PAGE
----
What to Read After You’ve Loved Octavia E. Butler
So you love Octavia E. Butler. We get it. We love her too.
But now what?
You’ve read Octavia E. Butler’s Kindred (1979), and you loved the time travel plot that wove seamlessly with slave narratives of the pre-Civil War South. You’ve read Fledgling (2005) too, or maybe you enjoyed Butler’s other shorter fiction like “Bloodchild,” her novelette which won the Nebula and Hugo Awards in 1985. Perhaps the current political climate had you racing towards her dystopian novels Parable of the Sower (1993) and Parable of the Talents (1998), which presented a view of the future that includes environmental horrors, walls erected around the middle class, and a terrifying fundamentalist leader whose rally cry is “Help Us to Make America Great Again.”
If you’ve enjoyed reading Butler’s fiction, we have some other writers whose work you should add to your reading list.
Colson Whitehead, The Underground Railroad (2016)
Winner of the National Book Award and the Pulitzer, Colson Whitehead’s The Underground Railroad follows the escape of Cora and fellow slave Caesar as they flee the plantation in Georgia where Cora grew up. Whitehead re-imagines the Underground Railroad and its conductors as an actual train underground with hidden stations, lending a fantastic element to a novel grounded in the actual horrors of slavery and the experiences of runaways.
Toni Morrison, Beloved (1987)
Morrison won the Pulitzer Prize for Beloved, and you might have been assigned the novel in school. But if you haven’t read it yet, and Kindred is one of your favorite books by Butler, then you need to add this to your TBR. Morrison crafts a ghost story to represent the reality of an enslaved woman’s life, including the horrors that would have been edited out of nineteenth-century slave narratives. For her characters, forgetting the past isn’t an option, and it shouldn’t be for readers either.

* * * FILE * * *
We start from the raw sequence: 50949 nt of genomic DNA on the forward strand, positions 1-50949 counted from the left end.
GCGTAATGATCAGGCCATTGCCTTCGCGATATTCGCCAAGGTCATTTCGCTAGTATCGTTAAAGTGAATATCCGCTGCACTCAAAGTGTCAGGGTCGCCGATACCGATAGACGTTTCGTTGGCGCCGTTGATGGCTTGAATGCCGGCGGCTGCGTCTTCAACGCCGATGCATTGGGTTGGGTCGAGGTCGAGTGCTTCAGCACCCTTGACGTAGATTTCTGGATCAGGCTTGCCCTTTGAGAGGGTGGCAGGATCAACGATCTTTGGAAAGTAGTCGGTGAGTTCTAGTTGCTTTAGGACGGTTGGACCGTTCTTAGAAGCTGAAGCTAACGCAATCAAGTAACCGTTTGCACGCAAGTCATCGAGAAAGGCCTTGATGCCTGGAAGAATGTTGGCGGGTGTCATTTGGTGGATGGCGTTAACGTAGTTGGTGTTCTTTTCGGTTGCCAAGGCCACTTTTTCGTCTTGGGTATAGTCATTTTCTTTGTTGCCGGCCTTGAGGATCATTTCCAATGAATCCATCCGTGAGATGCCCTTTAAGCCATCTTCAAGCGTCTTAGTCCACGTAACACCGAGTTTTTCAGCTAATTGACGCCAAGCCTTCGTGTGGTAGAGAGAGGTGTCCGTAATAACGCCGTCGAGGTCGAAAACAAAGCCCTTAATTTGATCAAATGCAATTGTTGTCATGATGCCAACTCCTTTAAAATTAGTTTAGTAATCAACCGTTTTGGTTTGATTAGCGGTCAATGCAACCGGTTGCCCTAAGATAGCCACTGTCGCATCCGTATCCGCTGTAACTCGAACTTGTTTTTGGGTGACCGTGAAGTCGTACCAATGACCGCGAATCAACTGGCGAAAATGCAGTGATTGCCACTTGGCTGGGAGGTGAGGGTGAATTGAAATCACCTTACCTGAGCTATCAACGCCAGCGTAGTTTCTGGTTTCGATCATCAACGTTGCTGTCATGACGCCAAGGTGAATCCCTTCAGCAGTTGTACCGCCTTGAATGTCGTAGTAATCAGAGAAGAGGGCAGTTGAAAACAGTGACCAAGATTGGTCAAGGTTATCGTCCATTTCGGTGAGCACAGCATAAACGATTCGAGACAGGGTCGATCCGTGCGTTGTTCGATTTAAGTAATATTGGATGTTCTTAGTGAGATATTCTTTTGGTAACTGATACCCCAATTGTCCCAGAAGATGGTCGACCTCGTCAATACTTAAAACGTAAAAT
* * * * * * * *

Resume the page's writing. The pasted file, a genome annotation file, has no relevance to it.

Margaret Atwood, The Handmaid’s Tale: The Graphic Novel (2019)
Like Butler’s Kindred, which was adapted into a graphic novel in 2017, Margaret Atwood’s classic dystopian novel The Handmaid’s Tale (1985) was recently reimagined in graphic novel form. The book examines a society where women are enslaved and forced to breed, a theme which would resonate with fans of Butler’s story “Bloodchild,” in which men are subjected to reproductive horrors. Of course, Atwood’s vision of the future run by a fundamentalist religious group will remind readers of Butler’s Parable novels.
Louise Erdrich, Future Home of the Living God (2017)
For more dystopian fare, readers may want to check out Erdrich’s The Future Home of the Living God. Erdrich imagines a future world undergoing a reproductive apocalypse. Babies are changing, and a reactionary government begins to track women and control their pregnancies. The Ojibwe main character, Cedar Hawk Songmaker, is one of these pregnant women on the run. Fans of Butler’s Parable duology will recognize the changes Cedar sees in her crumbling society.
Tananarive Due, My Soul to Keep (1997)
Due is a force of nature as a writer, and any horror fan needs her books on the bookshelf. Her My Soul to Keep is the first novel in the African Immortals series, about a young wife thrown into a world of immortal beings and an epic battle of good and evil. Due’s immortals are from long-ago Nigeria and share characteristics with Butler’s Ina, the vampire-like race of creatures in her novel Fledgling.
Jewelle Gomez, The Gilda Stories (1991)
Gomez won a Lambda Literary Award for this novel centered on an African-American lesbian vampire named Gilda. Gilda begins her journey as a runaway slave, who is helped, after her initial escape, by two women, one Native American and the other white. These women initiate her into a community of vampires who are very different from your typical terrifying blood-suckers. Rather than purely victimizing humans as a food source, most of these vampires try to co-exist peacefully. And they also deal with all the possibilities and perils of an immortal life.
Lisa Kröger holds a PhD in English. Her stort fiction has appeared in Cemetery Dance magazine and Lost Highways: Dark Fictions from the Road (Crystal Lake Publishing, 2018).Melanie R. Anderson is an assistant professor of English at Delta State University in Cleveland, MS. Her book Spectrality in the Novels of Toni Morrison (Tennesee Press, 2013) was a winner of the 2014 South Central MLA Book Prize.